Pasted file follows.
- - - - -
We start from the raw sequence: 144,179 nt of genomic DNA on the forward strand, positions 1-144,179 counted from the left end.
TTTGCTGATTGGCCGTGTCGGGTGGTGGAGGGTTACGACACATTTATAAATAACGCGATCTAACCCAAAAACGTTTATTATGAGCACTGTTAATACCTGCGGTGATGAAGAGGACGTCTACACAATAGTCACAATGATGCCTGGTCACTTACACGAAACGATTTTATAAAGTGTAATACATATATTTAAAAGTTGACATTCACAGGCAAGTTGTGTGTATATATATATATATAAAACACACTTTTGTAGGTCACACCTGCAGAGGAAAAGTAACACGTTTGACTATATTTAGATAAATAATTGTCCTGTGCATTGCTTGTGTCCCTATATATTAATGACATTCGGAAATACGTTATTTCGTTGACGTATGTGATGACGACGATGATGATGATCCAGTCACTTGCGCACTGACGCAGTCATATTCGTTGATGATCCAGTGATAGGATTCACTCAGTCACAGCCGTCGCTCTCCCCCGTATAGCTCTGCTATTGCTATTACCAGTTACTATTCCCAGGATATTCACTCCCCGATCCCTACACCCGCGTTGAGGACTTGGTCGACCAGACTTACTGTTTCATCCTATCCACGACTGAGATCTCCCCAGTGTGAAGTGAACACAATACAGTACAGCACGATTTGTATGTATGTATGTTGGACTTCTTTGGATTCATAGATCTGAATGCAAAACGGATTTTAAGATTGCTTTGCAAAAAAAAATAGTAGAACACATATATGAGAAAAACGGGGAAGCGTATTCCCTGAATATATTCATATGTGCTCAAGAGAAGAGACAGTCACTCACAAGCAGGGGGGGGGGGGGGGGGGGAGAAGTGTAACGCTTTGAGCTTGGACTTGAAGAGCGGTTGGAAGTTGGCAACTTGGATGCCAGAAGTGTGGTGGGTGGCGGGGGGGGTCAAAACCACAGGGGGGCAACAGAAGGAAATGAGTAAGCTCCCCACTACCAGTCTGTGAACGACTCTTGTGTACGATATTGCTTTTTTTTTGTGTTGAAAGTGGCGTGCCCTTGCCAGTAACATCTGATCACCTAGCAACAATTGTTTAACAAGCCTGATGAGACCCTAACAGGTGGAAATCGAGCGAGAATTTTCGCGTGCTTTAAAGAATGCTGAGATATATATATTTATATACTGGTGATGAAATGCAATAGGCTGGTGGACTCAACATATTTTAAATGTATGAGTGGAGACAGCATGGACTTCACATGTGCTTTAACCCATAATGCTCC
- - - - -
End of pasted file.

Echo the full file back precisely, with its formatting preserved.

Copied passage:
We start from the raw sequence: 144,179 nt of genomic DNA on the forward strand, positions 1-144,179 counted from the left end.
TTTGCTGATTGGCCGTGTCGGGTGGTGGAGGGTTACGACACATTTATAAATAACGCGATCTAACCCAAAAACGTTTATTATGAGCACTGTTAATACCTGCGGTGATGAAGAGGACGTCTACACAATAGTCACAATGATGCCTGGTCACTTACACGAAACGATTTTATAAAGTGTAATACATATATTTAAAAGTTGACATTCACAGGCAAGTTGTGTGTATATATATATATATAAAACACACTTTTGTAGGTCACACCTGCAGAGGAAAAGTAACACGTTTGACTATATTTAGATAAATAATTGTCCTGTGCATTGCTTGTGTCCCTATATATTAATGACATTCGGAAATACGTTATTTCGTTGACGTATGTGATGACGACGATGATGATGATCCAGTCACTTGCGCACTGACGCAGTCATATTCGTTGATGATCCAGTGATAGGATTCACTCAGTCACAGCCGTCGCTCTCCCCCGTATAGCTCTGCTATTGCTATTACCAGTTACTATTCCCAGGATATTCACTCCCCGATCCCTACACCCGCGTTGAGGACTTGGTCGACCAGACTTACTGTTTCATCCTATCCACGACTGAGATCTCCCCAGTGTGAAGTGAACACAATACAGTACAGCACGATTTGTATGTATGTATGTTGGACTTCTTTGGATTCATAGATCTGAATGCAAAACGGATTTTAAGATTGCTTTGCAAAAAAAAATAGTAGAACACATATATGAGAAAAACGGGGAAGCGTATTCCCTGAATATATTCATATGTGCTCAAGAGAAGAGACAGTCACTCACAAGCAGGGGGGGGGGGGGGGGGGGAGAAGTGTAACGCTTTGAGCTTGGACTTGAAGAGCGGTTGGAAGTTGGCAACTTGGATGCCAGAAGTGTGGTGGGTGGCGGGGGGGGTCAAAACCACAGGGGGGCAACAGAAGGAAATGAGTAAGCTCCCCACTACCAGTCTGTGAACGACTCTTGTGTACGATATTGCTTTTTTTTTGTGTTGAAAGTGGCGTGCCCTTGCCAGTAACATCTGATCACCTAGCAACAATTGTTTAACAAGCCTGATGAGACCCTAACAGGTGGAAATCGAGCGAGAATTTTCGCGTGCTTTAAAGAATGCTGAGATATATATATTTATATACTGGTGATGAAATGCAATAGGCTGGTGGACTCAACATATTTTAAATGTATGAGTGGAGACAGCATGGACTTCACATGTGCTTTAACCCATAATGCTCC